Guest Blog: Mat Oxley - Nine MotoGP winners – will it ever happen again?

Maybe not, because this season’s thrillingly unpredictable racing has much to do with the moment of transformation in MotoGP’s technical environment

Nine different winners in one season – something that’s never happened before in a championship that started shortly after the end of the Second World War. Amazing stuff.

But do the historic successes of Cal Crutchlow, Andrea Dovizioso, Andrea Iannone, Jorge Lorenzo, Marc Marquez, Jack Miller, Dani Pedrosa, Valentino Rossi and Maverick Viñales prove that we are now in a new era of enjoyably chaotic MotoGP racing that will continue for the foreseeable future?

Guest Blog: Mat Oxley - Cal joins the Pommie pantheon

Cal Crutchlow dominated at the greatest MotoGP track of them all. What a shame that some fans spoiled a great day by cheering Marquez’s crash

Cal Crutchlow’s second MotoGP victory was even better than his first, mainly because every rider knows a dry win counts for more than a wet win. He now stands alongside Leslie Graham, Geoff Duke, John Surtees, Mike Hailwood, Phil Read and Barry Sheene as the only Britons to have scored two premier-class victories in one season. In other words, he’s in the Pommie pantheon.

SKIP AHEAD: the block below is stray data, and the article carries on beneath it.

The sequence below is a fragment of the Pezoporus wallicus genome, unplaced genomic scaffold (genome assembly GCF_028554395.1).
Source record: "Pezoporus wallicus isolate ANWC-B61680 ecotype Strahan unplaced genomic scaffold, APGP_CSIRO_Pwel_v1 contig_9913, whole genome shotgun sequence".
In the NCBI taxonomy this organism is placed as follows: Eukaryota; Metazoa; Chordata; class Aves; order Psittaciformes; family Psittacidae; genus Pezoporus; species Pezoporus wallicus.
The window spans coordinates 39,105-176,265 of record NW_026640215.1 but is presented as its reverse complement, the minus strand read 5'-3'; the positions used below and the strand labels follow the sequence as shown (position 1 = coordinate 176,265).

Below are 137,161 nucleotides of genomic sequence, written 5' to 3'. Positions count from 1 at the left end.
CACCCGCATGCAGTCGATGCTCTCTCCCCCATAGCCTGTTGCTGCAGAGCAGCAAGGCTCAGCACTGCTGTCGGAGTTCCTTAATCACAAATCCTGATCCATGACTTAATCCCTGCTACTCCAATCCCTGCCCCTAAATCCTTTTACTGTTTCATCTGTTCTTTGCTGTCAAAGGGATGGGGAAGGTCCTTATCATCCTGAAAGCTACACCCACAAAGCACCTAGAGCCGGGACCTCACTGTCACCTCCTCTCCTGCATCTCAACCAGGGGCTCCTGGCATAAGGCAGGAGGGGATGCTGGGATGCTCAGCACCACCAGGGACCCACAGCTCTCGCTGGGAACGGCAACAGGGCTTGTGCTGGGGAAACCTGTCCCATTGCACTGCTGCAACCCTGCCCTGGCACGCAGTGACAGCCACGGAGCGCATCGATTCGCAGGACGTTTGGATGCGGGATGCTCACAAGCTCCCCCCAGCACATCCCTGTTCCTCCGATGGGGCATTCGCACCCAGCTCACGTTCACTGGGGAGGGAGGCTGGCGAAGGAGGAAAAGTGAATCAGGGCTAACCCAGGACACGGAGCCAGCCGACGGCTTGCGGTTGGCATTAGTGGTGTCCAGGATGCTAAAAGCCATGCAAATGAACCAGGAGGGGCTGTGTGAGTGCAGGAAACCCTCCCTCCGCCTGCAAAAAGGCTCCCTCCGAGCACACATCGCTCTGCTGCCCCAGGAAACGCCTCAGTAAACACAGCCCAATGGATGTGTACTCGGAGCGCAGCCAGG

Once again Crutchlow showed aggression and intelligence – he was one of the few to choose Michelin’s hard-option front slick and understood that whenever the sun disappeared behind the clouds the track temperature dropped, so he had to push harder (but not too hard) to keep the tyre hot enough to grip the track.

Marc Marquez and Aleix Espargaro chose the same front and both fell, proving the tyre had riders walking the narrowest of lines. Managing tyre temperature is a big part of MotoGP and Crutchlow did it perfectly. He beat the best in the world by over four seconds, which is proper domination during an era of close finishes. Even nine-time world champion Valentino Rossi couldn’t match the winner’s pace during his inspired comeback from 15th on the grid.

Guest Blog: Mat Oxley - Mighty Marc: life on the knife edge

How does Marquez ride the way he does – apparently always over the limit – and get away with it?

All of racing – if you are anywhere near the front – is a knife edge. And the closer you get to the front, the sharper that knife edge becomes. MotoGP is a razor edge, sharpened to the point where any normal person will bleed if they even dare touch the blade. MotoGP is not a forgiving environment, no matter how easy it looks through the lens of the television cameras. Despite all the smiles, the sponsor meet-and-greets, the armies of PR people marching this way and that, it is a mean, vicious and pitiless sport. Like cage fighting, but at 200 miles an hour.

I am not a great follower of Formula 1 car racing, but I was glad to find out a few weeks ago that Nigel Roebuck, doyen of F1 reporting over the past few decades, is a big fan of MotoGP. It reminds him of how F1 was many years ago: men putting themselves out there in a wild world of risk, walking the line, because that’s what excites them.